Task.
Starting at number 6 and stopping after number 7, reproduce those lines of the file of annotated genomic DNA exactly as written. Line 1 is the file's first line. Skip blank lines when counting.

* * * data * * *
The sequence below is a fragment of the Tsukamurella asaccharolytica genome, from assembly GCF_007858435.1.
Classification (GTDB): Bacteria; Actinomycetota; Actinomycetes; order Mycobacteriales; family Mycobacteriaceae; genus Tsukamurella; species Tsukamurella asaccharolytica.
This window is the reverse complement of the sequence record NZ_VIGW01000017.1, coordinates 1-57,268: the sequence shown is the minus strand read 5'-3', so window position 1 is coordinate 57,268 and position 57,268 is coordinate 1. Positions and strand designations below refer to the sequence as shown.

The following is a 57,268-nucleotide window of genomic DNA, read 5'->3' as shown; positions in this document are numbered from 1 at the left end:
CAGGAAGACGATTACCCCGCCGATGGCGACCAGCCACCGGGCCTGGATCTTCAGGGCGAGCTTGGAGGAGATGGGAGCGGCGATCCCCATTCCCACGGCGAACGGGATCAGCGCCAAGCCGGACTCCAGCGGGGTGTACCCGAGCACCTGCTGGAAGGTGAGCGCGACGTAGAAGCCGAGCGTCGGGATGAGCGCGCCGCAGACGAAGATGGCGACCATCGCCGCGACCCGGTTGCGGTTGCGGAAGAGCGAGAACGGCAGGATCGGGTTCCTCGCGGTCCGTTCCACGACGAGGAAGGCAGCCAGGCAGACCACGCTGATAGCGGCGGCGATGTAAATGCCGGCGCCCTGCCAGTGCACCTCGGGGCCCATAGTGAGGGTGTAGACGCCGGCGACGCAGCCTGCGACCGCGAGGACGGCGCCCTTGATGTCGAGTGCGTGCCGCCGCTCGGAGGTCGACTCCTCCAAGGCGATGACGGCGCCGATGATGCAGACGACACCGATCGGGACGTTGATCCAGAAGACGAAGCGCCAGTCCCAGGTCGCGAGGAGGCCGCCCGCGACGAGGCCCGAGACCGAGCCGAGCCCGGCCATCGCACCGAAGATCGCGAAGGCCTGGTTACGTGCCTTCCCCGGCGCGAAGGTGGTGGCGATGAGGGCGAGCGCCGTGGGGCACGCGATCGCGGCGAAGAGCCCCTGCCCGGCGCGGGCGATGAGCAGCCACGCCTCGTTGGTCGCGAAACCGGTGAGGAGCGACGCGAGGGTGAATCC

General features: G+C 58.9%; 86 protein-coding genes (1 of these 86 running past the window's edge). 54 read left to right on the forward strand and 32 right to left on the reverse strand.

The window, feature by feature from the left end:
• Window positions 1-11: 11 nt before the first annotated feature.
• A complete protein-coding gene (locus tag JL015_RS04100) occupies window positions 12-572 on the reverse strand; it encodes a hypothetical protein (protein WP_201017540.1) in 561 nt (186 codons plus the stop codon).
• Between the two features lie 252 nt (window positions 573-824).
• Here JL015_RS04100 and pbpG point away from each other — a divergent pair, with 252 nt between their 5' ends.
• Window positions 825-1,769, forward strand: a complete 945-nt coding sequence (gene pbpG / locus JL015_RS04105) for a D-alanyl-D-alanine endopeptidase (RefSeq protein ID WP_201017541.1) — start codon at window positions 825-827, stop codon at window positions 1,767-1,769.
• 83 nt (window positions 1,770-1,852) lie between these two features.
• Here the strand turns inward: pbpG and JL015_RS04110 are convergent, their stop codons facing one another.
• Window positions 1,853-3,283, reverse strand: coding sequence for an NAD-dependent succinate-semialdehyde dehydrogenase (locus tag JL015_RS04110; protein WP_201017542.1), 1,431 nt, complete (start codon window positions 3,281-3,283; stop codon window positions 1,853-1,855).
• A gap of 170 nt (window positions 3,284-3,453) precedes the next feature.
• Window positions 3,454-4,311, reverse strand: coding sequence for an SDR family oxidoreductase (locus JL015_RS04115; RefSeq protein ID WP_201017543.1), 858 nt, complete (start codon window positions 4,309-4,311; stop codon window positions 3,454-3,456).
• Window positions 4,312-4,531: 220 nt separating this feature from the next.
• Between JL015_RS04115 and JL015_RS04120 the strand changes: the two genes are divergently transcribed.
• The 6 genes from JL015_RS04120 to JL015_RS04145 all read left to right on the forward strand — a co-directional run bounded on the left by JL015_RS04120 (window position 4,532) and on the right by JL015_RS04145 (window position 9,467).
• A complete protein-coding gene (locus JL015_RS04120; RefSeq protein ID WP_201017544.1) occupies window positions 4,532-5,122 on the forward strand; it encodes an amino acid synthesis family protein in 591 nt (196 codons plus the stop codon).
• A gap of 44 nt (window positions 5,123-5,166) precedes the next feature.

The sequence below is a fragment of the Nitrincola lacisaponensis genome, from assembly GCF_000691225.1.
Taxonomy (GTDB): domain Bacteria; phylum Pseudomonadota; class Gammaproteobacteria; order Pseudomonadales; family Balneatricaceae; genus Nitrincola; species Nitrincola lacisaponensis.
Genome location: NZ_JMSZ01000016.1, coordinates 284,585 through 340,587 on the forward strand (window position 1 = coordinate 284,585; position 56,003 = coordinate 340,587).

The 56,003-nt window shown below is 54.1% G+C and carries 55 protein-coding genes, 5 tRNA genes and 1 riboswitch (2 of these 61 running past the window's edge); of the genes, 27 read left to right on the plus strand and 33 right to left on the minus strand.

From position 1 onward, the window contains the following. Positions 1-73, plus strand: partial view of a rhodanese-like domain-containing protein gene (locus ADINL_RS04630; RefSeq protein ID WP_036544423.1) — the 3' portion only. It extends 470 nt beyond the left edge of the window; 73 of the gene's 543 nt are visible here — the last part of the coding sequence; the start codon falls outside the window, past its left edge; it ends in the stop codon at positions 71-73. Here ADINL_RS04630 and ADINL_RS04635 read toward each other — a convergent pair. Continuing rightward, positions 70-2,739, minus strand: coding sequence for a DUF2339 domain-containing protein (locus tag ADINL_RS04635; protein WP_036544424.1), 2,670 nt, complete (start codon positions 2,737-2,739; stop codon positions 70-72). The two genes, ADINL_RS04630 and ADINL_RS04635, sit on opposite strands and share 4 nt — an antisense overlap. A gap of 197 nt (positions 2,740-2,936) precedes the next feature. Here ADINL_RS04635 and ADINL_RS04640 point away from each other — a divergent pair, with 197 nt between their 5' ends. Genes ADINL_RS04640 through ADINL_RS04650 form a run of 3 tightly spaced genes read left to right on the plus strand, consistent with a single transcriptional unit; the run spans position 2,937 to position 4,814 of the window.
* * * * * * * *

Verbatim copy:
General features: G+C 58.9%; 86 protein-coding genes (1 of these 86 running past the window's edge). 54 read left to right on the forward strand and 32 right to left on the reverse strand.

The window, feature by feature from the left end: